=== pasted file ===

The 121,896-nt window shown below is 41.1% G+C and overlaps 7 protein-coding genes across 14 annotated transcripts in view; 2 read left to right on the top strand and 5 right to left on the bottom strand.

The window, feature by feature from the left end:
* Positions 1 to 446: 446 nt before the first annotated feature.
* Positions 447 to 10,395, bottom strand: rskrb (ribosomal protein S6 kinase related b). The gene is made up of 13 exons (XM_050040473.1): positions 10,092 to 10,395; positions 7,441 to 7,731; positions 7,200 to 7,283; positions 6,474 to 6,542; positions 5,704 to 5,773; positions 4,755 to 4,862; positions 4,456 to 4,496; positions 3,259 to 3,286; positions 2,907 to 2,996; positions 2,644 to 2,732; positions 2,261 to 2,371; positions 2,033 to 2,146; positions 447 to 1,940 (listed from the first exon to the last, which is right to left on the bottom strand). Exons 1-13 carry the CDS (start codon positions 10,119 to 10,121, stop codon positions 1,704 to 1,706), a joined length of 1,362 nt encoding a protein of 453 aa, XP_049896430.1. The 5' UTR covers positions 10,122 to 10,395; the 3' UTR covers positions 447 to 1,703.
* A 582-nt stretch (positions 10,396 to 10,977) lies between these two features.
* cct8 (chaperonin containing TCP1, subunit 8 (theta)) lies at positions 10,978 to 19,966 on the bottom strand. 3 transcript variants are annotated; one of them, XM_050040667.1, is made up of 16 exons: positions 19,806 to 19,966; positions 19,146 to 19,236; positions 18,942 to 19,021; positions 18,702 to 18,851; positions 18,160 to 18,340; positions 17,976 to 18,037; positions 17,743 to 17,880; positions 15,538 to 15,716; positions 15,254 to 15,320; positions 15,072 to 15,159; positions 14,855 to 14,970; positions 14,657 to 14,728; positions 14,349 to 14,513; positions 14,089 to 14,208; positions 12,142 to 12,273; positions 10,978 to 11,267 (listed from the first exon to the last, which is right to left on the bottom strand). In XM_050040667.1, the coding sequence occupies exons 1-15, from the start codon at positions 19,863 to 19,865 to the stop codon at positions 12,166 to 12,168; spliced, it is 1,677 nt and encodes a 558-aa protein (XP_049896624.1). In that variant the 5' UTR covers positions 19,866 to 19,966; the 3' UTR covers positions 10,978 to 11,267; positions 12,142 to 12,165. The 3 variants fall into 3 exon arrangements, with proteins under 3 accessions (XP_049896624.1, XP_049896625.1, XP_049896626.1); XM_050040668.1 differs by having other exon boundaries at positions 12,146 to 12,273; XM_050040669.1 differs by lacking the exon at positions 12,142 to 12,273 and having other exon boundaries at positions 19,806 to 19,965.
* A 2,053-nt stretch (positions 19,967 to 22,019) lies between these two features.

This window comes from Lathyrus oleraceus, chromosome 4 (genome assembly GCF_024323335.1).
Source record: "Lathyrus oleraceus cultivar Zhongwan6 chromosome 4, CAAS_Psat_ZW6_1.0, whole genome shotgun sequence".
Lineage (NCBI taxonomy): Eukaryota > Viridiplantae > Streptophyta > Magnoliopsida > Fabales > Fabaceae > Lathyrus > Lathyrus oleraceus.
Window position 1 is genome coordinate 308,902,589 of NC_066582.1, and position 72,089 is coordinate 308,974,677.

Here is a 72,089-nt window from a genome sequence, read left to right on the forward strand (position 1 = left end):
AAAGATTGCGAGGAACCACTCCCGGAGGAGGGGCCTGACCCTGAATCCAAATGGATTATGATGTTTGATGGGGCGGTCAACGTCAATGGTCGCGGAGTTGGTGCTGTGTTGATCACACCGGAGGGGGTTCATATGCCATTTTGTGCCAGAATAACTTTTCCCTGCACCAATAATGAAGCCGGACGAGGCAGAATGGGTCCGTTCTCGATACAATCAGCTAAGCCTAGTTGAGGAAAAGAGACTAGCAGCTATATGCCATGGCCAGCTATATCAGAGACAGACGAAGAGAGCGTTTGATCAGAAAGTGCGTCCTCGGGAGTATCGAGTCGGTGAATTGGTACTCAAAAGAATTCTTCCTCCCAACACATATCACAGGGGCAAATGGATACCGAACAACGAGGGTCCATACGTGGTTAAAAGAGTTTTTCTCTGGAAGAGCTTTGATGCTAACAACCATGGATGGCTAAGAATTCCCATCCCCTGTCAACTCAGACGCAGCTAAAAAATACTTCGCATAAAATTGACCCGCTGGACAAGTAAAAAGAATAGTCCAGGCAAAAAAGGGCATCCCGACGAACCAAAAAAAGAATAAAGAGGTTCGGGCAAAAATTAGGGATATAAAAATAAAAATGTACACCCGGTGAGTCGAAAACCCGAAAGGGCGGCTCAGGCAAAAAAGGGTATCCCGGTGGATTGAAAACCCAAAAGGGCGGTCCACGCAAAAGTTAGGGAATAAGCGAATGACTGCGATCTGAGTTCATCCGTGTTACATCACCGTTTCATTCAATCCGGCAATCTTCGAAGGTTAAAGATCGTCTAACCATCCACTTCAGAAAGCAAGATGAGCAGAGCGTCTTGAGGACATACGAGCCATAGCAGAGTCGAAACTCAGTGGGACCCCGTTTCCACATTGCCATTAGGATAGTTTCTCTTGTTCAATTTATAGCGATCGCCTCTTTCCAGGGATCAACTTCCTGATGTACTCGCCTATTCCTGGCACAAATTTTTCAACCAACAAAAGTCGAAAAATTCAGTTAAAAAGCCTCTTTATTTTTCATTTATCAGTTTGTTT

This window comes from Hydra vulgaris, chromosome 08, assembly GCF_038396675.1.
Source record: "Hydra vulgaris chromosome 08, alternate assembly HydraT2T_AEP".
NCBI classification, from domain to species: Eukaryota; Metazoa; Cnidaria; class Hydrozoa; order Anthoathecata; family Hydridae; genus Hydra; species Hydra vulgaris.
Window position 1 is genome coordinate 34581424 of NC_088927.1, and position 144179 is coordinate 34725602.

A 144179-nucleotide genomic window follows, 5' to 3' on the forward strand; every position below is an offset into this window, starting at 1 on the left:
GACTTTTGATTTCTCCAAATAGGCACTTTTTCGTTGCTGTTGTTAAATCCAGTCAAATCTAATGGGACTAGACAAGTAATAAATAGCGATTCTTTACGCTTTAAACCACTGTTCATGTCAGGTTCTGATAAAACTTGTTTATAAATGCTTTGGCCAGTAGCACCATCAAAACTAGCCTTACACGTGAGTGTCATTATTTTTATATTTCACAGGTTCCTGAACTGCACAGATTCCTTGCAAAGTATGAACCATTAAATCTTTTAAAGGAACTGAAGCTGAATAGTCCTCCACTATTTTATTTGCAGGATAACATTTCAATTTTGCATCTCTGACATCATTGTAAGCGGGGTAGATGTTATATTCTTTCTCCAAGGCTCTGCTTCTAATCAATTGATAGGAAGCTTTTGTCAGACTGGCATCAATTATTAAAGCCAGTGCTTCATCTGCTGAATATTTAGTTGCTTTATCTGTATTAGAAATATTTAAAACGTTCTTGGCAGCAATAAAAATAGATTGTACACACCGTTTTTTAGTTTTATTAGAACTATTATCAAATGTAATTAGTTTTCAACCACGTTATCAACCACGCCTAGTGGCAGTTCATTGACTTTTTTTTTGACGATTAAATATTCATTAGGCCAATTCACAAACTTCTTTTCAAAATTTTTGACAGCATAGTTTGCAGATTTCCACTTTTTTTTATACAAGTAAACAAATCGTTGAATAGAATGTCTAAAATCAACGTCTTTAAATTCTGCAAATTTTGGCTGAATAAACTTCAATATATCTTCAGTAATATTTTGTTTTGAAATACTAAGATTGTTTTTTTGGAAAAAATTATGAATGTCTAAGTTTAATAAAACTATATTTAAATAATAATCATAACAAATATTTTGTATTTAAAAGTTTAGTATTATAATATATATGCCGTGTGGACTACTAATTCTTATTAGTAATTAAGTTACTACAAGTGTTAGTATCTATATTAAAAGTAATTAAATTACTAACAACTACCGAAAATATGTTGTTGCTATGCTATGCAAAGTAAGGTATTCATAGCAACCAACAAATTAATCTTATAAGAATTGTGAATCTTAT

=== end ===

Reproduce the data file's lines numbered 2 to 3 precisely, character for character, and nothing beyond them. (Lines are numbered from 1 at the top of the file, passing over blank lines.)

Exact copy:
The window, feature by feature from the left end:
* Positions 1 to 446: 446 nt before the first annotated feature.